Queen of Bath
It’s a bit of a stretch, sure. But this dream tub sorta works
By Ashley Walshe
If you’re a bath person like me — that is to say, someone who soaks ritualistically — then perhaps you’ve spent time imagining what life could be like if your tub was just a little wider; a little deeper; a little more picturesque.
An elegant garden tub aglow with flickering candles. A cast iron clawfoot laced with salt and rose petals. An hourglass drop-in complete with whirlpool jets.
Such visions used to rule my mind.
Now, having spent the last two years living in a 32-foot travel trailer with my husband and my canine shadow, my dream tub has but one requirement: I can bathe in it.
Which brings me to my current situation.
A standard bathtub holds about 70 gallons of water. Suffice it to say that our RV tub does not. Think farmhouse sink with bobsleigh undertones. Bigger than a breadbox, smaller than a storage tote.
I’ll be honest. It took a while to see potential here. The tub’s fun-size dimensions combined with our 6-gallon hot water heater don’t exactly add up to a space for quiet contemplation and long, soulful soaks. Quick showers are fine. But when baths are your primary indulgence, you consider all your options.
My first bath attempt was, frankly, valiant. I’m no bobsled pilot, but given my daily yoga practice, I was deftly able to navigate the tub’s shallow waters. A knees-to-chest pose, for instance, followed by seated pigeon, a gentle variation of boat pose and — after a bit of ocean breathing — a legs-up-the-wall inversion.
Despite this series of postures, most of my body was not, in fact, wet. Still, half baths are better than no bath in my book. I lit a candle and resumed my lazy pigeon.
All of this was fine. Really. But when the ankle-deep water began cooling with unholy swiftness, my efforts seemed altogether fruitless.
“I wish we had more hot water,” I mumbled as the basin drained.
“We can try using the electric kettle next time,” my husband offered from the living space. “I’ll even be your bath butler.”
I felt my lips explore the foreign words.
“Bath butler.” I liked the sound of it.
My bath butler has changed my life. Weekly, per my request or his proposal, I luxuriate in what I’ve taken to calling my Queen’s Bath — a modified version of a full bath, sure, but a yogi can dream.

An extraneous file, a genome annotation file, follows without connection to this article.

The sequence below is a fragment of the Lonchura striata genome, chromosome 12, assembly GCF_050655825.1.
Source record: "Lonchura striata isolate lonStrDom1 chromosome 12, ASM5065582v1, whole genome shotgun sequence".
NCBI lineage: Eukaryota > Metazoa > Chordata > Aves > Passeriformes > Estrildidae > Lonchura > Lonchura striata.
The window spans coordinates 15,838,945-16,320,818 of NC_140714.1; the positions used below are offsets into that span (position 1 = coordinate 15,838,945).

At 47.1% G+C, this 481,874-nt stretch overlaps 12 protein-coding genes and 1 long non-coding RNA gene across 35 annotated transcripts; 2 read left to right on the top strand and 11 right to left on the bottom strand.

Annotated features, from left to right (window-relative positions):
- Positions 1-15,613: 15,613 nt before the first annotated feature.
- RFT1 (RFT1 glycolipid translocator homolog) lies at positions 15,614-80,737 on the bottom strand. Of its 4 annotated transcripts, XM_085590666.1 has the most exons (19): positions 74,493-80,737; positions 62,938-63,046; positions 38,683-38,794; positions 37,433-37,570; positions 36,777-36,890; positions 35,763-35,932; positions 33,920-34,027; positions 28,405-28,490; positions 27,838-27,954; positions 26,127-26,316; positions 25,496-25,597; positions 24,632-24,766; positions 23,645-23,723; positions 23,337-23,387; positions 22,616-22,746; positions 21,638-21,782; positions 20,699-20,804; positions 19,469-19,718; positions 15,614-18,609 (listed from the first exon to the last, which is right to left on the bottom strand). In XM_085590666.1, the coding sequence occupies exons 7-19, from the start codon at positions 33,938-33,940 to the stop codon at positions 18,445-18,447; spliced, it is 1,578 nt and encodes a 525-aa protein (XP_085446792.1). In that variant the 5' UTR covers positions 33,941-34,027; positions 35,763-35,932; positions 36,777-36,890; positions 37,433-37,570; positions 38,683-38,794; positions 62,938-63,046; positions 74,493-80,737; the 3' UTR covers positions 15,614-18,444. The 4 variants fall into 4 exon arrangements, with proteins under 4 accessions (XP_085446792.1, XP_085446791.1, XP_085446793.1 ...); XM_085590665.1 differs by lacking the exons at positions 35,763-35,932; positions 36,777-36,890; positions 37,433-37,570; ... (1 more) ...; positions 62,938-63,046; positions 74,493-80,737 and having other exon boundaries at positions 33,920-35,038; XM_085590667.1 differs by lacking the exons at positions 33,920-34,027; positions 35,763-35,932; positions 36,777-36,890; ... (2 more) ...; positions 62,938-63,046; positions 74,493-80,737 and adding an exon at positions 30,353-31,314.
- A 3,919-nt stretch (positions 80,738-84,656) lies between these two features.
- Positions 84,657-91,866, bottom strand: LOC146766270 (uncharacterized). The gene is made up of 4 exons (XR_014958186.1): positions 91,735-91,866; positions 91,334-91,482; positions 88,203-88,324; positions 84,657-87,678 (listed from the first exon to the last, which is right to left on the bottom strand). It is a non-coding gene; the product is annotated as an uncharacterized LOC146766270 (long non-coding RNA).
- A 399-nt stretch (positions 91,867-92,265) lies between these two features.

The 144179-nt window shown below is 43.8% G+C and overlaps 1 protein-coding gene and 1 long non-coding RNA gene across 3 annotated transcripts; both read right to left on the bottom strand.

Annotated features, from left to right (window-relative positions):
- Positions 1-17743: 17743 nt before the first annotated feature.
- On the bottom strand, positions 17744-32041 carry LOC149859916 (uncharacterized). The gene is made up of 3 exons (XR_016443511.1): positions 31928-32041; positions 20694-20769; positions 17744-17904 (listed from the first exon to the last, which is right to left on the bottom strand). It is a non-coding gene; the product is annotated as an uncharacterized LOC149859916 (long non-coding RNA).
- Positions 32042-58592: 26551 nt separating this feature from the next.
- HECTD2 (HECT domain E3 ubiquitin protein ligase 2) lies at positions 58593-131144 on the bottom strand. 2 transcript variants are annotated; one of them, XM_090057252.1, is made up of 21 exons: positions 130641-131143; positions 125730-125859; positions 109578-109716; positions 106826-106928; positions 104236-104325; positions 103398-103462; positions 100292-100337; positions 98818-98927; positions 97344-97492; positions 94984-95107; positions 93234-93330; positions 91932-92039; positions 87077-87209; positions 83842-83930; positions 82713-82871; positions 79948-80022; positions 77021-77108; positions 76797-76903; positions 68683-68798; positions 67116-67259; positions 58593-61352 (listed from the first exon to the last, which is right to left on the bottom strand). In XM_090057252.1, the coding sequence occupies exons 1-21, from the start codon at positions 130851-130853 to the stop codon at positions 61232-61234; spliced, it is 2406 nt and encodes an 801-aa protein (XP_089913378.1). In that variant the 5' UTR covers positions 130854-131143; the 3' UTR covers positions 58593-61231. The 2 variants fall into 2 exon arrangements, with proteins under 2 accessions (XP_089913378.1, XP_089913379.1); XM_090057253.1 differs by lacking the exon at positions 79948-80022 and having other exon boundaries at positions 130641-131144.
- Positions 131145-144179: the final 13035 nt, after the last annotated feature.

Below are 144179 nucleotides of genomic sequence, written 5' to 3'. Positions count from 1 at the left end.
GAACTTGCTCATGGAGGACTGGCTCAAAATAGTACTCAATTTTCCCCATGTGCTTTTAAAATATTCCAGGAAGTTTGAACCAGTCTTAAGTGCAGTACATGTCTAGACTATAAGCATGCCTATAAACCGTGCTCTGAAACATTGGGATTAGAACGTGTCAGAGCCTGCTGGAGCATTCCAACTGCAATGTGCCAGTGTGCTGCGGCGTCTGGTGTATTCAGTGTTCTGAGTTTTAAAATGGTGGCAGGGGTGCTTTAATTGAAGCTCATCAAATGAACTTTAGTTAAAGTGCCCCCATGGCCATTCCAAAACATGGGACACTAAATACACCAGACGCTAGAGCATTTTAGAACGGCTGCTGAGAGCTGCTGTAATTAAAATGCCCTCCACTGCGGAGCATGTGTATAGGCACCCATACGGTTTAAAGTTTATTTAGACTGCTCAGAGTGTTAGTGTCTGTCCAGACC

Pre-kettle, I add a swirl of Epsom salt into the finger-pour of steaming water, get the candle going, flip off the lights and climb in.
If I fits, they say, I sits.
By now, my bath butler has mastered water control. He knows that, after adding a kettle to my bath, it’s time to heat up the next one. Sensitive and compassionate, he keeps things strictly professional, a trait any honorable bath butler should possess.
“How’s the temperature?” he might ask. Or, “May I bring you a beverage?” Most often, he simply pours and gives a courtly head bow. Role playing at its finest.
Four kettles in, the water nearly hugs my waist. By kettle five, I’m beginning to feel like a Greek goddess. Kettle six? I could not ask for more.
You don’t opt for camper life without sacrificing some modern comforts. Still, we have everything we need: clean, running water; electricity; full bellies and warm hearts.
My butler is the bath bomb on top.
If it’s true that gratitude is the quickest path to happiness, I think I’m already there. As for my husband?
“I’m happy to bring you water,” he assures me. Although he insists on maintaining his professional butler pose, I pry.
“What’s in it for you?” I ask.
He pours the kettle, shrugs, then clears his throat. “I guess I like the view.” PS
Ashley Walshe is a former editor of O.Henry and a longtime contributor to PineStraw. She presently lives and bathes near the glittering waters of Lake James.